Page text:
Seventeen-year-olds Nicole Marquez and Sirmaira Suarez spent a recent gym class watching boys play basketball and noting the World Trade Center attacks’ biggest effect on their East Harlem high school: “It’s like a ghost town here,” says Marquez. In early October, classes usually crowded with 25 students packed 10 to 15 at most, Suarez says. “Lots of people see planes outside and they get freaked, so they stay home.”
While school officials contend high school attendance is at normal levels, around 74 percent, some parents and advocates aren’t so sure. A few weeks after September 11, community groups and parent associations say they’re seeing a jump in the number of empty desks in high school classrooms. Noting that the city’s attendance reporting system is not stellar–Governor Pataki’s 1999 Moreland Commission found that at least 140,000 students were improperly marked as present in just one year–advocates are insisting there’s a greater need than ever to get kids back to school.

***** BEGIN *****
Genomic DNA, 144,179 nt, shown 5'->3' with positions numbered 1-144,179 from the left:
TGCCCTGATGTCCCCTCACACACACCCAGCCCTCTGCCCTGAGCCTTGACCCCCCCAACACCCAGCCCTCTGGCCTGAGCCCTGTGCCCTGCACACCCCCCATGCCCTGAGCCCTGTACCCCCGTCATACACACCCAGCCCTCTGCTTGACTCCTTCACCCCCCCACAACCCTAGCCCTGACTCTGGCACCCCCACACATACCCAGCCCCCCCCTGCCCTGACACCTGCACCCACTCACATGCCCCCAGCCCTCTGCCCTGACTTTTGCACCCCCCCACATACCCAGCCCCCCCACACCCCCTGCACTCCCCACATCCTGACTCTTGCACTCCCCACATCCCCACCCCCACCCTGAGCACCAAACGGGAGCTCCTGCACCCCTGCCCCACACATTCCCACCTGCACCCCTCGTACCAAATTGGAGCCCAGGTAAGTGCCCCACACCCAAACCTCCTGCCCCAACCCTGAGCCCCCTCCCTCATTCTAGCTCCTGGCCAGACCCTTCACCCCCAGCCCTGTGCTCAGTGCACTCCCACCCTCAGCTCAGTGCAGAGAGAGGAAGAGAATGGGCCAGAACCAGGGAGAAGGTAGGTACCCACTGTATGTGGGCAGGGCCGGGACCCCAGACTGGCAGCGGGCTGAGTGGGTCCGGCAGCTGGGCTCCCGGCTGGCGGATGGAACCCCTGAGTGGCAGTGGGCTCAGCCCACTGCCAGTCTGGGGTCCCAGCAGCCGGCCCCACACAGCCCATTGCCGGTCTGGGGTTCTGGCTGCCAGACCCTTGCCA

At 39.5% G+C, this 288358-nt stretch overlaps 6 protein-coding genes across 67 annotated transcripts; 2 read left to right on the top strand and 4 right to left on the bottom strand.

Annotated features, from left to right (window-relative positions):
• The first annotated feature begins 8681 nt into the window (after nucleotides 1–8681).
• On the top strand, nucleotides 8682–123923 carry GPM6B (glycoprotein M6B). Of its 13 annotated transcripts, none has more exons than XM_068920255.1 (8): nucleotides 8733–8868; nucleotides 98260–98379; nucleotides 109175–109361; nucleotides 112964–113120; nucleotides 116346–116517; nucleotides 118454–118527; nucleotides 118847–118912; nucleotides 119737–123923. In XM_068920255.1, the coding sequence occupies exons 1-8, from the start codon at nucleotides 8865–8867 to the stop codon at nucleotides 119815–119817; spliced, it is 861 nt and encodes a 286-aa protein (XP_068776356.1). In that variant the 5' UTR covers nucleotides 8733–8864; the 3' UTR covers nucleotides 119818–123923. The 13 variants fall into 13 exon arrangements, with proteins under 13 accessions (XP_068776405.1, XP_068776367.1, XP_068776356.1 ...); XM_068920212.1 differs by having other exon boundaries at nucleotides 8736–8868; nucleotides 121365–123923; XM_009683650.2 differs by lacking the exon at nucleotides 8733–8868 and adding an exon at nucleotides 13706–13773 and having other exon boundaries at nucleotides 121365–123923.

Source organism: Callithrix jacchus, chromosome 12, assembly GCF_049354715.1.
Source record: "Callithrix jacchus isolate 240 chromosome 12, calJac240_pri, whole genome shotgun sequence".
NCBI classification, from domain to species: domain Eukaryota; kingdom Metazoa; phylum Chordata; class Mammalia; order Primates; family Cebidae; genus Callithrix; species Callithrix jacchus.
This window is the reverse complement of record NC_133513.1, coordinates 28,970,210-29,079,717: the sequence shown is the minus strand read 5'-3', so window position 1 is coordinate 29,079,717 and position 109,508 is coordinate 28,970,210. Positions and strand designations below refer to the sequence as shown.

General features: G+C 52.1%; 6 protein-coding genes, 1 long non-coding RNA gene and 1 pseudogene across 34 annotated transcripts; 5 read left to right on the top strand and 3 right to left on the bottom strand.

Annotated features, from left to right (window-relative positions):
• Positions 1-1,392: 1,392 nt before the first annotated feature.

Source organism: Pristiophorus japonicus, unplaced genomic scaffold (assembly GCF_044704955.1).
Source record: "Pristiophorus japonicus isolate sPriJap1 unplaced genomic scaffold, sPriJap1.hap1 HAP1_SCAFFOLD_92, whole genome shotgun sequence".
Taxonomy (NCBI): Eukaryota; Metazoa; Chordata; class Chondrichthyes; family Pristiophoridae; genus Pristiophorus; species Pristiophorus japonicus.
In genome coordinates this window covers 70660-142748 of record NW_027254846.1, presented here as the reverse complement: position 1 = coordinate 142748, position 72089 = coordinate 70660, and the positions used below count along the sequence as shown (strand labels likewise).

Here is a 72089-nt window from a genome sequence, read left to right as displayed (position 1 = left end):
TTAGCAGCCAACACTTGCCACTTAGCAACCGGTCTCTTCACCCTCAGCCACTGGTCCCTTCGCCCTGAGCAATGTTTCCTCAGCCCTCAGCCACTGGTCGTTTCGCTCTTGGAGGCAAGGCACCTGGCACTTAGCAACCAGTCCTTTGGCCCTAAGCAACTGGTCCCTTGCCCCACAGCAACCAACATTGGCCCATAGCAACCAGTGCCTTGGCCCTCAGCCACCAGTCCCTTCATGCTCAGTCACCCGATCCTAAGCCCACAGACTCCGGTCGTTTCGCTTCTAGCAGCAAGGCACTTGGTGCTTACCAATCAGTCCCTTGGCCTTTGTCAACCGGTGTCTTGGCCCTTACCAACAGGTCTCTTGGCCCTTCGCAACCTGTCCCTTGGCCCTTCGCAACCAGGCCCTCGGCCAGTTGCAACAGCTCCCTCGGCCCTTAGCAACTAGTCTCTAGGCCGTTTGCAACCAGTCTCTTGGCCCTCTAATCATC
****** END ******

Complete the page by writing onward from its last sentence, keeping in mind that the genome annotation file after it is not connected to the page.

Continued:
When Lou Zuckman, director of the Supportive Children’s Advocacy Network, visited several of the South Bronx and East Harlem schools in which his group runs counseling and tutoring programs in late September, he found the dearth of students “painfully obvious. Usually the halls are bedlam,” he says.
Some parent associations admit their members are still keeping kids home from school. “They say, ‘I’m worried my children will be on the train and they’ll unleash some biological agents,’” says Ernest Clayton, president of the United Parents Associations.
School principals and educators note that resources to get kids back to the classroom are tight. In early September, Schools Chancellor Harold Levy announced more than $190 million in cuts to the Board of Education’s budget, most as a result of the “bare-bones” state budget the legislature approved in July. As a result, schools have had to slash arts, sports and after-school programs as well as guidance counseling.
“These programs are really fundamental,” says Jill Chaifetz, executive director of the watchdog group Advocates for Children. “After the September 11 tragedy, our kids need these resources,” particularly those who think school is a waste of time anyway.
Nineteen-year-old senior Kevin Edwards agrees. “A lot of guys are going, like, ‘What’s the point of coming?”